James runs through five games that were easily skipped over last generation. How many have you played? Would you add any to the list?
Next-generation consoles have been taking precedence in the gamerverse recently. Not ready for my PlayStation 3 to sleep the long sleep, I wanted to share a retrospective of some last-gen games others might have missed in the wake of more popular titles.
Deadly Premonition: The Director’s Cut
So bad, it’s good. Deadly Premonition is possibly one of the weirder, most wonderful, and most broken games I have ever played. It peaks and troughs from mundanity to WTF. This survival-horror game puts you in control of FBI Agent Francis York Morgan as he investigates a series of unusual murders. But please, call him York. That’s what everyone calls him.
Most chapters open with York staring into a coffee whose milk swirl serves as a premonition to the day ahead. Throughout the game, York fights through bizarre hordes of undead on his journey to uncover clues. But for the most part, we don’t actually understand why this is happening. That’s sort of nice because it allows you form your own ideas. I have been operating on a friend’s theory that the undead are in fact living people whom York is killing as part of some psychotic episode in his hunt — which is why they say odd things like, “Don’t want to ddiiieee.” That’s not a spoiler, by the way, because I am told my interpretation is way off.
One of my favorite quirks is that, at times, the game seems to alternate between only two distinct soundtracks: a happy theme that transitions into a more sinister track when trouble is afoot.
Overall, even though most of the cars have an infuriating max speed of 45 mph and the world is a largely animatronic ghost town, Deadly Premonition is uniquely unconventional, with a rich storyline and some of the most interesting characters in video games.
When I say that you may have missed Naughty Bear, I mean you may have missed how awful this game was. Never have I been more betrayed by hype. It looked promising on the run up to its release — a new and whacky game constructed by an independent developer in Canada. Perhaps I expected too much?
A demented teddy bear, Naughty Bear psychopathically tears apart the happy lives of everybody else in the village, which is fun at first. But this fluffy ultraviolence wears thin after a couple of plays. I’m a strong advocate of video games having more freedom than cinema in showcasing violence, but Naughty Bear is too flawed and repetitive to enjoy it as one might a Grand Theft Auto rampage.
The game can be near unplayable at times with the amount of framerate lag. It’s made worse as the game slowly drags you through unchanging, simplistic levels severely lacking in content.
A nice idea, executed poorly.
Developer Codemasters knows how to make a racing game. (Cough.) Then it made Grid 2 (cough). OK, Dirt 3 may have been fairly popular anyway, but it was pretty rare within my own circles. Nevertheless, with tons of cars, courses, and new events to play, Dirt 3 is my favorite rally game on the PS3. By far.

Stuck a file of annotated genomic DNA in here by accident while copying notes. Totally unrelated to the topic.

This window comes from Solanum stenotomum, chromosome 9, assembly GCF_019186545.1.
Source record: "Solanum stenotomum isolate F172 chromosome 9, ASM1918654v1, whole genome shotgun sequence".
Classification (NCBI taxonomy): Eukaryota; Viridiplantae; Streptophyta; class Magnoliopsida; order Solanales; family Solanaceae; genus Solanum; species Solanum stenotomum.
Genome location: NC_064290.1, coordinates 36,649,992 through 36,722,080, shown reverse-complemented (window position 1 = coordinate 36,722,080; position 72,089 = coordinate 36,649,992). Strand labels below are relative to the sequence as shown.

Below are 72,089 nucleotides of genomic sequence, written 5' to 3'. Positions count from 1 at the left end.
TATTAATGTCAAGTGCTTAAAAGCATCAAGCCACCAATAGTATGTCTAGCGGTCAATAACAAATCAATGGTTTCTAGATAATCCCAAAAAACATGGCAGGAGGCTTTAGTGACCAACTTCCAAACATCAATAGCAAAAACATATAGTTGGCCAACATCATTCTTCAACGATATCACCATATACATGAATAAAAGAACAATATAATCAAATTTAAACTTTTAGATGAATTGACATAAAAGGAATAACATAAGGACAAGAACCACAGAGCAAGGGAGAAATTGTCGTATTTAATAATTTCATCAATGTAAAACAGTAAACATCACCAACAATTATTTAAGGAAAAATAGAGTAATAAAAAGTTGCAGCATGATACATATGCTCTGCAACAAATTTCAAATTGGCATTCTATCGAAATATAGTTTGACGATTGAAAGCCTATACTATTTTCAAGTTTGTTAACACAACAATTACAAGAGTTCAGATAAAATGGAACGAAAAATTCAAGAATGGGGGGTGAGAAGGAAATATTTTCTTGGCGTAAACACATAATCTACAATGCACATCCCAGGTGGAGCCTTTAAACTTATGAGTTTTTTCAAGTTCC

Dirt 3 boasts a great racing experience. And this is in part due to talented developers translating a firsthand rally-driving experience onto consoles. I will most likely never hurtle down a narrow dirt path at 150 mph in a signature Colin McRae R4 in real life. Then again, I’m not brave enough to. Dirt 3 lets me do this while I lie safely in bed.
So stop ignoring it and give it a try.
Deus Ex: Human Revolution
Why is this game so cheap on Amazon? Deus Ex: Human Revolution is a compressed role-playing game set in a transhumanist world where human augmentation has changed how we live. It’s executed near perfectly and is an unsettling and not that unrealistic vision of the future. What’s not to love?
How you play Human Revolution is entirely up to you. You can stealthily assassinate each enemy with a faithful, laser-guided pistol; sneak through unseen by keeping your hands clean; or equip yourself to the teeth and dive into a chaotic bloodbath. While a lot of games push players toward a single style, Human Revolution caters strongly to individual preference. Whatever you decide, the game’s combat mechanics are full of interesting takedowns and animations to maintain interest and curiosity.
Visually, the game is fantastic. A lot of environments use a mostly black and gold color palette, such as the Hive nightclub, which makes for very attractive designs.
An absorbing cyberpunk adventure, Human Revolution is special because it offers so much freedom.
The best value-for-money game on the PS Store is Flower. Novel as it may have seemed at first, Flower is the smoothest and most natural use of the Sixaxis controller I have experienced on the PS3. Using the Sixaxis gives a previously unfelt sense of realism to the game’s movement, which makes flying about the terrain a lot of fun.
Flower takes you on a journey — from a lowly petal in a carefree landscape to its breakthrough in the big city. It’s wonderfully relaxing at first. Then, the lights go out, and a sense of panic sets in as you find yourself sympathizing with a petal. Tears. If flowers wore shoes, they would be a size 10, and I would have been in them.
The chiming sounds played each time a petal is recruited to your mighty flower is also a nice touch. Chain enough in good time, and it will create a nice tune.
Flower’s genius is in its simplicity, and there’s good news because it’s also available for PlayStation 4 and PS Vita.
GamesBeat 2014 — VentureBeat’s sixth annual event on disruption in the video game market — is coming up on Sept 15-16 in San Francisco. Purchase one of the first 50 tickets and save $400!